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sysadmin(1) [linux man page]

SYSADMIN(1)						      General Commands Manual						       SYSADMIN(1)

NAME
sysadmin - responsible for everything imaginable that may or may not have to do with the system you're using. Contraction of "system" and "administrator" SYNOPSIS
sysadmin [-ab] [-cd] [-ef] etc...... DESCRIPTION
sysadmin takes care of everything, is generally harangued, must be supplied with coffee, chocolate, and alcohol in order to function prop- erly, cannot be exposed to direct sunlight, and must not be allowed to have a life. sysadmin is not intended as a user interface routine; other programs provide user-friendly front ends; sysadmin is used by everyone who can track him [her] down. With no flags, sysadmin reads its standard input up to an EOF, or a line which sysadmin wishes to parse, and then proceeds to ignore it entirely and read news all day. When invoked with the -w option, sysadmin reads standard input and responds according to terms of job description. OPTIONS
-bofh Go into Bastard Operator From Hell mode. This option causes sysadmin to use tools stored in the /usr/lib/bofh directory to parse the standard input and route user tasks appropriately. -cd causes sysadmin to become caffeine-deprived, resulting in system slowdowns. -b causes the sysadmin to function normally while augmenting the standard input with beer(5). Can be used with the -t option as well, depending upon which version of sysadmin you are running. -t causes the sysadmin to smoke tobacco, which can result in significant performance improvement, provided you are running the correct version of sysadmin. -Cfile Specify an alternate configuration file (sysadmin.cf is the standard). -dX set debuggin value to X. -fFullname Set the full name of the sysadmin. -Bf Create the sysadmin.cf configuration freeze file. -lname Sets the name of the "luser" person (that is, originator of a given request). -l can only be used by "trusted" users (who are listed in sysadmin.cf). NOTES
The -t option should not be used with a version of sysadmin which is not capable of parsing tobacco input. Though the functionality of this command may seem similar to the -b option, it should not be confused with that or the related -c option. 25 September 1995 SYSADMIN(1)

Check Out this Related Man Page

LUSER(8)						      System Manager's Manual							  LUSER(8)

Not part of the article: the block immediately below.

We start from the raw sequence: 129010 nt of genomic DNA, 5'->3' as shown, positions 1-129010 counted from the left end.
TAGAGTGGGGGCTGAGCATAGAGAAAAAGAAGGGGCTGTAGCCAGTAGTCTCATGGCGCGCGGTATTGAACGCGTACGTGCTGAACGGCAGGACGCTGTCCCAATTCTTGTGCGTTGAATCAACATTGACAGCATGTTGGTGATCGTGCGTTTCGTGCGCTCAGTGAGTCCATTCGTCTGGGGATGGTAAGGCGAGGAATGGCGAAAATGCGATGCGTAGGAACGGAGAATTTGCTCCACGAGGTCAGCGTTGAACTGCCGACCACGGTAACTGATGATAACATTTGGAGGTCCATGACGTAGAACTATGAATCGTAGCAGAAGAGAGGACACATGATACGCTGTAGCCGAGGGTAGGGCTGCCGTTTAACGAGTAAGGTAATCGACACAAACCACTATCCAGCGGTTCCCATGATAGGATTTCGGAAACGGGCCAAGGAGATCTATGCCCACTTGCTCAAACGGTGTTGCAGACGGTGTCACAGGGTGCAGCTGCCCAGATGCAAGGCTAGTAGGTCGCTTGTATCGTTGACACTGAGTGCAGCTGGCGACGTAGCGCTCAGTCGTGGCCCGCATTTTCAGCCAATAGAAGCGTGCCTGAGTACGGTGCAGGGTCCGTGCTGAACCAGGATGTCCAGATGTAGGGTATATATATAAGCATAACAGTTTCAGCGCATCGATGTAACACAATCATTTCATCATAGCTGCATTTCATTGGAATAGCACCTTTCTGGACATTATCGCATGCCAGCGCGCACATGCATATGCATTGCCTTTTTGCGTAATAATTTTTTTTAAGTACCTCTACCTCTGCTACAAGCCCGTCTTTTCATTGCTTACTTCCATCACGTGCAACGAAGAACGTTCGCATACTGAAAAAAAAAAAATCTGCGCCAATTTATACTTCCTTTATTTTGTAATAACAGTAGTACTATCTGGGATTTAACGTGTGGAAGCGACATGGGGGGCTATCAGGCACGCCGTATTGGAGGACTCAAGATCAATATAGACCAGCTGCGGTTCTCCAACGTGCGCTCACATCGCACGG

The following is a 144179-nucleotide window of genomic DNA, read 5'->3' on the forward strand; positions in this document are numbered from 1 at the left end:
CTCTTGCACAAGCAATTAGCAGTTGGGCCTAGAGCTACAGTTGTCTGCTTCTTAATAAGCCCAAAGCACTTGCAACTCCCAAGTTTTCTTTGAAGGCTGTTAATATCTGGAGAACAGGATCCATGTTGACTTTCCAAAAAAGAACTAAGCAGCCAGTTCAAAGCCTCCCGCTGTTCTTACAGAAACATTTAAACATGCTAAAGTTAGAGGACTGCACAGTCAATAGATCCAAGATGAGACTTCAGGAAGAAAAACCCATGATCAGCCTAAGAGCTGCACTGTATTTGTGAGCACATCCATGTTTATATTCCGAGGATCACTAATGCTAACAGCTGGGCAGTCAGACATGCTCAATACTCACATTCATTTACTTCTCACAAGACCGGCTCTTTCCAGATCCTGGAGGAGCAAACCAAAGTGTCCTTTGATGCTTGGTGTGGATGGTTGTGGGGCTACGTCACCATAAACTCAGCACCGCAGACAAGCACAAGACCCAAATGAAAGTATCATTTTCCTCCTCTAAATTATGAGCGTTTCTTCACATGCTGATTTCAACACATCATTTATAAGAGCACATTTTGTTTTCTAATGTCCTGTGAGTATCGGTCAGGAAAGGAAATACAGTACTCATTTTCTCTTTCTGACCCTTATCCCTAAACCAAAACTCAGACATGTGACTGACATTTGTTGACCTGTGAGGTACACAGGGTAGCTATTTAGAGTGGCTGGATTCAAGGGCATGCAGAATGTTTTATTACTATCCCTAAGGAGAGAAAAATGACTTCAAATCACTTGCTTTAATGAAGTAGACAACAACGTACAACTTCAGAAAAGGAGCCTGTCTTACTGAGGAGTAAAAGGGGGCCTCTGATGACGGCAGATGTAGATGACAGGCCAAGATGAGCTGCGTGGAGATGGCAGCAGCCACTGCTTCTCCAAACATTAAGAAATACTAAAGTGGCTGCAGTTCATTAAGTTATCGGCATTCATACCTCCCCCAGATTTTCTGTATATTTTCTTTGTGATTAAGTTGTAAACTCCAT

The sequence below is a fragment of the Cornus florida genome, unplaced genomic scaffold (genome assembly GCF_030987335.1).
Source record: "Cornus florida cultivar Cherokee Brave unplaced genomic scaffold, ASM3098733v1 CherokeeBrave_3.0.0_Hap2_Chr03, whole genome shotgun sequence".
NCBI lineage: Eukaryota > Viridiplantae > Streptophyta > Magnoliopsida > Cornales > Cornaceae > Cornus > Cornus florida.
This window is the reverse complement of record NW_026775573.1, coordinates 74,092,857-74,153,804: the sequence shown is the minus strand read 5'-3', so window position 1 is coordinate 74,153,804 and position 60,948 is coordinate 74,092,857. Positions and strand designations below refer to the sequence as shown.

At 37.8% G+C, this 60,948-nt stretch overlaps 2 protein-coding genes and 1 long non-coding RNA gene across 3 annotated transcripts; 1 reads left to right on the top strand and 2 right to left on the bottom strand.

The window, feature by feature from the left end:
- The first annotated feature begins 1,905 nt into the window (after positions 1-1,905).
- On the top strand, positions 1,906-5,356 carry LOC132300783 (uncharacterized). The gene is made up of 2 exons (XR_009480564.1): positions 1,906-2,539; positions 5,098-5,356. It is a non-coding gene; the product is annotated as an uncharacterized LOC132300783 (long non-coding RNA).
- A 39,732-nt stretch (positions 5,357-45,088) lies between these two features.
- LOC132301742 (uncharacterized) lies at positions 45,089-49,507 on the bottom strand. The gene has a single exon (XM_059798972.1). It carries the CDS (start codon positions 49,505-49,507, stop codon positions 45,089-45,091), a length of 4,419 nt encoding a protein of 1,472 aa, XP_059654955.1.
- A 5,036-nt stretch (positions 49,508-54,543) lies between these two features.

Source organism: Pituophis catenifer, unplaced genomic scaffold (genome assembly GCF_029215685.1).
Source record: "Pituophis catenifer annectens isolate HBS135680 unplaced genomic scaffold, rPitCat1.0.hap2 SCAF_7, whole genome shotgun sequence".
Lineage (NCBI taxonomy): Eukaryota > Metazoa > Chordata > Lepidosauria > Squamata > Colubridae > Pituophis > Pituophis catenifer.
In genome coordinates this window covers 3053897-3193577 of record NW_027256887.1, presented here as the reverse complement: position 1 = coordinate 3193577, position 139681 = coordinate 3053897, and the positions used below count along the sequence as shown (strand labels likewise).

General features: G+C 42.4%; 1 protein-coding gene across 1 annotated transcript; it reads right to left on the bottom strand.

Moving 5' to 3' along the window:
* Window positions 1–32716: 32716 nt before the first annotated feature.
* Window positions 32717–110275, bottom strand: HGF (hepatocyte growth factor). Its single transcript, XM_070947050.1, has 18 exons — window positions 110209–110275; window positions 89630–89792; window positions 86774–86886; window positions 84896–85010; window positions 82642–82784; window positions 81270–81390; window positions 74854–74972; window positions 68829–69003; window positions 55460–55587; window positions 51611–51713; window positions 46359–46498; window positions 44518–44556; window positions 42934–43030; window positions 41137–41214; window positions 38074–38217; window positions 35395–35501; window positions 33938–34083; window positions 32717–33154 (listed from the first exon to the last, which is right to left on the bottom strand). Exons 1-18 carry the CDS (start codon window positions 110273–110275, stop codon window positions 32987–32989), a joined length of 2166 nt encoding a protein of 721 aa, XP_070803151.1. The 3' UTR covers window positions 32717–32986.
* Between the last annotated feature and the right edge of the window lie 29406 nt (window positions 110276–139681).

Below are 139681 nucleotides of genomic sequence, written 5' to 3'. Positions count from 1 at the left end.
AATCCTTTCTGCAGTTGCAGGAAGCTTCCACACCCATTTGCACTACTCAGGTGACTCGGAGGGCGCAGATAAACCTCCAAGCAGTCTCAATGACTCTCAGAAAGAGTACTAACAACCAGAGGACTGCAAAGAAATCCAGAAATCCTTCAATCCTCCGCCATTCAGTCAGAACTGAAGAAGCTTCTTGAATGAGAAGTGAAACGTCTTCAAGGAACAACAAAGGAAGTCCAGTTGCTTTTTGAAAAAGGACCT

NAME
luser - process to control the clueless individuals who (mis)use computer systems, peripheral devices and system administrators. Word play on "loser" and "user". SYNOPSIS
luser [-d] [-g<level>] [-s] <lusername> DESCRIPTION
luser is the primary tool a system administrator uses to manage end-user requests. This powerful tool can actually cause the specified user to perform actions as specified by the flags. With no flags, luser deletes every running process owned by the specified <lusername>. OPTIONS
-d Disk reclamation mode. Remove all files in the home directory of <lusername>. -g<level> Grovel mode. Causes the specified luser to make an act of contrition to the sysadmin for past sins. The <level> indicates the sever- ity of the contrition: LEVEL 0 User makes a sincere apology and promises to never do it again. 1 User buys sysadmin a large quantity of sysadmin's favorite beverage. 2 User signs over ownership of his/her car to sysadmin. 3 User resigns from the company after writing a long letter of apology detailing his/her failings. 4 User commits ritual suicide by sucking on a power strip and grounding himself to a conduit. NOTES
Sysadmins are encouraged to use the -s option as a way to smarten up the world's user base. Use the -g option at level 4 outside the con- fines of the machine room. The more lusers that witness the act, the better. SEE ALSO
sysadmin(1) BUGS
Occasionally, the luser may survive the effects of luser -g4. In that event, a second invocation of the command will usually prove to be fatal. HISTORY
Written by Eric L. Pederson <eric@bofh.org.uk>. 25 September 1995 LUSER(8)

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